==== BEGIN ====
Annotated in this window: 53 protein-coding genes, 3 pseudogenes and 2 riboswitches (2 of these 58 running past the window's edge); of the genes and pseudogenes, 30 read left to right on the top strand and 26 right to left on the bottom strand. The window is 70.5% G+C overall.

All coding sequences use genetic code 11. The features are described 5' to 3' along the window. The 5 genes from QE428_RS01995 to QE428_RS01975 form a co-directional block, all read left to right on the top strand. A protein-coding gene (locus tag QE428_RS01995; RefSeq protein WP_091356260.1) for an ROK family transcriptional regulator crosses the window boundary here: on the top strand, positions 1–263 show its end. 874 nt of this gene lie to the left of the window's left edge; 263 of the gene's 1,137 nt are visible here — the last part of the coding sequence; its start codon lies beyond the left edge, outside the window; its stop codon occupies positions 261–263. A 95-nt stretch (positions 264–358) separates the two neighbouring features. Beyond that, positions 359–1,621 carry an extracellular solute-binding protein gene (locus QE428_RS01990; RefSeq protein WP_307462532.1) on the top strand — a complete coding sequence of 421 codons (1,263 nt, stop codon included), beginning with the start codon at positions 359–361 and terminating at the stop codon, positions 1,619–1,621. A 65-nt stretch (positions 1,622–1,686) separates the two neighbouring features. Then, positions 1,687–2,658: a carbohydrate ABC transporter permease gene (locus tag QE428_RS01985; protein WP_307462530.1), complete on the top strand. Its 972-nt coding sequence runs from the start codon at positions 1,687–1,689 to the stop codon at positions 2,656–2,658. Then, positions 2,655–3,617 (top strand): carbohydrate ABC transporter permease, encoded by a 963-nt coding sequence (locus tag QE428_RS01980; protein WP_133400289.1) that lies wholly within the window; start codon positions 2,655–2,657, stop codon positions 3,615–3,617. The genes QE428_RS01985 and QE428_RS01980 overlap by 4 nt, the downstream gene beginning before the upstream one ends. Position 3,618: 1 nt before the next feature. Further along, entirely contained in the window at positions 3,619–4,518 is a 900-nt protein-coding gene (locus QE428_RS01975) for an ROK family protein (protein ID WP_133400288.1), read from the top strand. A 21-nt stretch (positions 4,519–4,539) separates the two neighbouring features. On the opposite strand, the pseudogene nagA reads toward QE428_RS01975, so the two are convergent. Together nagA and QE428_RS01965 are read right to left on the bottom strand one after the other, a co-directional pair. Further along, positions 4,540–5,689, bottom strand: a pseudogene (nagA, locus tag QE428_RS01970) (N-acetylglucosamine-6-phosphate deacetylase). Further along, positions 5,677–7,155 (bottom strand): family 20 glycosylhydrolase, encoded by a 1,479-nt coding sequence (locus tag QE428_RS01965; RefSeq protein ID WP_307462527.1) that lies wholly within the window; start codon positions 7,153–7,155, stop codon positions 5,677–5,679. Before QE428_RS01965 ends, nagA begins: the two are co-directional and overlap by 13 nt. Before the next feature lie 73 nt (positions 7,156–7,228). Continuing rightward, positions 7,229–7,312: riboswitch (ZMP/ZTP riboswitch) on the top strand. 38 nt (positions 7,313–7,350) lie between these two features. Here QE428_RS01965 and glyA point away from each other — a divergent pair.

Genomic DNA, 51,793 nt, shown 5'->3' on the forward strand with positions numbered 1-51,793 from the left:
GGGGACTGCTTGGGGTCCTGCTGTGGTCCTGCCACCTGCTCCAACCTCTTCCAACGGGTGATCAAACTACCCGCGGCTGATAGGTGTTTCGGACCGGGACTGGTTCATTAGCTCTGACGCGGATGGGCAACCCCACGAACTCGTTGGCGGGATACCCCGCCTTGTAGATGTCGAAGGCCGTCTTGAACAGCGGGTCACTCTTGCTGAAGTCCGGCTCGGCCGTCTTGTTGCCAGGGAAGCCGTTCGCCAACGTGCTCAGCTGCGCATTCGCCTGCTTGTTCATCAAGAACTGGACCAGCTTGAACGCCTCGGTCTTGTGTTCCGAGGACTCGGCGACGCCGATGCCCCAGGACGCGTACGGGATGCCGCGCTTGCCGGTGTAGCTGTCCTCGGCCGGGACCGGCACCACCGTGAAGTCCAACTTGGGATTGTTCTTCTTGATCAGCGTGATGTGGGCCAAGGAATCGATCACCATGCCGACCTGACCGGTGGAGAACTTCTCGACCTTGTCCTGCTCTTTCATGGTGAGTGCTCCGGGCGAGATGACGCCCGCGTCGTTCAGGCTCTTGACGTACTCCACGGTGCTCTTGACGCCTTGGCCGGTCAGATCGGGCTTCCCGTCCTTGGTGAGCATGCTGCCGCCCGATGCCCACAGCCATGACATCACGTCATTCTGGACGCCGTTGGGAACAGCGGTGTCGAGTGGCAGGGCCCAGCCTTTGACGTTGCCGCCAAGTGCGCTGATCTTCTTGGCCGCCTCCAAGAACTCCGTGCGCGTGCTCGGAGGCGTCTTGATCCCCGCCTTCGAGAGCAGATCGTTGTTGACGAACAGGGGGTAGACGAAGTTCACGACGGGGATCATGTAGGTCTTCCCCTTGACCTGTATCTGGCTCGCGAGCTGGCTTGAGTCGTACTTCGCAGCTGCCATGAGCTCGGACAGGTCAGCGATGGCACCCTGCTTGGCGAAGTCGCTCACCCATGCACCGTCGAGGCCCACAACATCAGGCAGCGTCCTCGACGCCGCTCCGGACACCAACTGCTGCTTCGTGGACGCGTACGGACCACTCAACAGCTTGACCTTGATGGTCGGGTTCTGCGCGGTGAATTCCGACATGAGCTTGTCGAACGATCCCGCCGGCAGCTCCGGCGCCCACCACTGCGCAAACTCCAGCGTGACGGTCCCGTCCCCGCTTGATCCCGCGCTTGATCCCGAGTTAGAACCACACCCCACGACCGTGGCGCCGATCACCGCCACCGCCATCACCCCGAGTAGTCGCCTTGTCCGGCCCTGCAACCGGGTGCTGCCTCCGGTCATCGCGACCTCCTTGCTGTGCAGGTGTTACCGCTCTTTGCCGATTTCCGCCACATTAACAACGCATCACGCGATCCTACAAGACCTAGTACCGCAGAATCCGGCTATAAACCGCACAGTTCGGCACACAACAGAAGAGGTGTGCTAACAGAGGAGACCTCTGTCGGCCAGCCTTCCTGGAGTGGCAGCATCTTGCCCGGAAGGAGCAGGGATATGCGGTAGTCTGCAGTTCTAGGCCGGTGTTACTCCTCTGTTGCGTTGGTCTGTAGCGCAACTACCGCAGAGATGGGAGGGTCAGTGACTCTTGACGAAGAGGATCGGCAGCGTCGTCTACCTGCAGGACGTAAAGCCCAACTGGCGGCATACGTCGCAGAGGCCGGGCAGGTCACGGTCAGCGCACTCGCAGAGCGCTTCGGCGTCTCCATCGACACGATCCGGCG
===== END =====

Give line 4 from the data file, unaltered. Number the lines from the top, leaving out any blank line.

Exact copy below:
GGGGACTGCTTGGGGTCCTGCTGTGGTCCTGCCACCTGCTCCAACCTCTTCCAACGGGTGATCAAACTACCCGCGGCTGATAGGTGTTTCGGACCGGGACTGGTTCATTAGCTCTGACGCGGATGGGCAACCCCACGAACTCGTTGGCGGGATACCCCGCCTTGTAGATGTCGAAGGCCGTCTTGAACAGCGGGTCACTCTTGCTGAAGTCCGGCTCGGCCGTCTTGTTGCCAGGGAAGCCGTTCGCCAACGTGCTCAGCTGCGCATTCGCCTGCTTGTTCATCAAGAACTGGACCAGCTTGAACGCCTCGGTCTTGTGTTCCGAGGACTCGGCGACGCCGATGCCCCAGGACGCGTACGGGATGCCGCGCTTGCCGGTGTAGCTGTCCTCGGCCGGGACCGGCACCACCGTGAAGTCCAACTTGGGATTGTTCTTCTTGATCAGCGTGATGTGGGCCAAGGAATCGATCACCATGCCGACCTGACCGGTGGAGAACTTCTCGACCTTGTCCTGCTCTTTCATGGTGAGTGCTCCGGGCGAGATGACGCCCGCGTCGTTCAGGCTCTTGACGTACTCCACGGTGCTCTTGACGCCTTGGCCGGTCAGATCGGGCTTCCCGTCCTTGGTGAGCATGCTGCCGCCCGATGCCCACAGCCATGACATCACGTCATTCTGGACGCCGTTGGGAACAGCGGTGTCGAGTGGCAGGGCCCAGCCTTTGACGTTGCCGCCAAGTGCGCTGATCTTCTTGGCCGCCTCCAAGAACTCCGTGCGCGTGCTCGGAGGCGTCTTGATCCCCGCCTTCGAGAGCAGATCGTTGTTGACGAACAGGGGGTAGACGAAGTTCACGACGGGGATCATGTAGGTCTTCCCCTTGACCTGTATCTGGCTCGCGAGCTGGCTTGAGTCGTACTTCGCAGCTGCCATGAGCTCGGACAGGTCAGCGATGGCACCCTGCTTGGCGAAGTCGCTCACCCATGCACCGTCGAGGCCCACAACATCAGGCAGCGTCCTCGACGCCGCTCCGGACACCAACTGCTGCTTCGTGGACGCGTACGGACCACTCAACAGCTTGACCTTGATGGTCGGGTTCTGCGCGGTGAATTCCGACATGAGCTTGTCGAACGATCCCGCCGGCAGCTCCGGCGCCCACCACTGCGCAAACTCCAGCGTGACGGTCCCGTCCCCGCTTGATCCCGCGCTTGATCCCGAGTTAGAACCACACCCCACGACCGTGGCGCCGATCACCGCCACCGCCATCACCCCGAGTAGTCGCCTTGTCCGGCCCTGCAACCGGGTGCTGCCTCCGGTCATCGCGACCTCCTTGCTGTGCAGGTGTTACCGCTCTTTGCCGATTTCCGCCACATTAACAACGCATCACGCGATCCTACAAGACCTAGTACCGCAGAATCCGGCTATAAACCGCACAGTTCGGCACACAACAGAAGAGGTGTGCTAACAGAGGAGACCTCTGTCGGCCAGCCTTCCTGGAGTGGCAGCATCTTGCCCGGAAGGAGCAGGGATATGCGGTAGTCTGCAGTTCTAGGCCGGTGTTACTCCTCTGTTGCGTTGGTCTGTAGCGCAACTACCGCAGAGATGGGAGGGTCAGTGACTCTTGACGAAGAGGATCGGCAGCGTCGTCTACCTGCAGGACGTAAAGCCCAACTGGCGGCATACGTCGCAGAGGCCGGGCAGGTCACGGTCAGCGCACTCGCAGAGCGCTTCGGCGTCTCCATCGACACGATCCGGCG